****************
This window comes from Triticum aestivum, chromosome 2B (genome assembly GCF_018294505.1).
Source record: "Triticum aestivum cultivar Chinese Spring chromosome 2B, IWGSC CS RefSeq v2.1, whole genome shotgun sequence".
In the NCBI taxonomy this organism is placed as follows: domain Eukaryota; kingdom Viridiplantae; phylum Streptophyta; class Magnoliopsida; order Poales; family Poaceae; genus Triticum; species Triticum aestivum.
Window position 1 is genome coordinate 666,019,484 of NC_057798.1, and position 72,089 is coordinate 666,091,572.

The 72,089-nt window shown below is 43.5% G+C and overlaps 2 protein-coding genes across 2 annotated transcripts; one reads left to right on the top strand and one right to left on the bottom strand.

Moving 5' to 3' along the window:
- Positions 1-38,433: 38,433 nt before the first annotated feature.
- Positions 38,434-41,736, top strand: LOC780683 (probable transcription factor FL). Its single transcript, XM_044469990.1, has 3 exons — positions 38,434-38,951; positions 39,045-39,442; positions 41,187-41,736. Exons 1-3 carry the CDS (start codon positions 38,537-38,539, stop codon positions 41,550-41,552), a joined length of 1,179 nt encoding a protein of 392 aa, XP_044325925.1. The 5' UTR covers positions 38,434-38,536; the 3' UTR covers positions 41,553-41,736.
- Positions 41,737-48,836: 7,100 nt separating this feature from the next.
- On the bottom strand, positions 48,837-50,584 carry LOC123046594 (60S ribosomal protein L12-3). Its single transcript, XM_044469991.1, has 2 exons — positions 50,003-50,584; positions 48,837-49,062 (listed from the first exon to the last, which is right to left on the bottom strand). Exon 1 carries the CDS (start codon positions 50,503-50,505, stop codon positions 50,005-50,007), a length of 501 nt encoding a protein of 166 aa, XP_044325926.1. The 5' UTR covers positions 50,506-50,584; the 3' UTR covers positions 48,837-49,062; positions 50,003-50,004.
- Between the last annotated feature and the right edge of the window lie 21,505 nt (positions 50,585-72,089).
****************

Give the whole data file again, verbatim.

This window comes from Triticum aestivum, chromosome 2B (genome assembly GCF_018294505.1).
Source record: "Triticum aestivum cultivar Chinese Spring chromosome 2B, IWGSC CS RefSeq v2.1, whole genome shotgun sequence".
In the NCBI taxonomy this organism is placed as follows: domain Eukaryota; kingdom Viridiplantae; phylum Streptophyta; class Magnoliopsida; order Poales; family Poaceae; genus Triticum; species Triticum aestivum.
Window position 1 is genome coordinate 666,019,484 of NC_057798.1, and position 72,089 is coordinate 666,091,572.

The 72,089-nt window shown below is 43.5% G+C and overlaps 2 protein-coding genes across 2 annotated transcripts; one reads left to right on the top strand and one right to left on the bottom strand.

Moving 5' to 3' along the window:
- Positions 1-38,433: 38,433 nt before the first annotated feature.
- Positions 38,434-41,736, top strand: LOC780683 (probable transcription factor FL). Its single transcript, XM_044469990.1, has 3 exons — positions 38,434-38,951; positions 39,045-39,442; positions 41,187-41,736. Exons 1-3 carry the CDS (start codon positions 38,537-38,539, stop codon positions 41,550-41,552), a joined length of 1,179 nt encoding a protein of 392 aa, XP_044325925.1. The 5' UTR covers positions 38,434-38,536; the 3' UTR covers positions 41,553-41,736.
- Positions 41,737-48,836: 7,100 nt separating this feature from the next.
- On the bottom strand, positions 48,837-50,584 carry LOC123046594 (60S ribosomal protein L12-3). Its single transcript, XM_044469991.1, has 2 exons — positions 50,003-50,584; positions 48,837-49,062 (listed from the first exon to the last, which is right to left on the bottom strand). Exon 1 carries the CDS (start codon positions 50,503-50,505, stop codon positions 50,005-50,007), a length of 501 nt encoding a protein of 166 aa, XP_044325926.1. The 5' UTR covers positions 50,506-50,584; the 3' UTR covers positions 48,837-49,062; positions 50,003-50,004.
- Between the last annotated feature and the right edge of the window lie 21,505 nt (positions 50,585-72,089).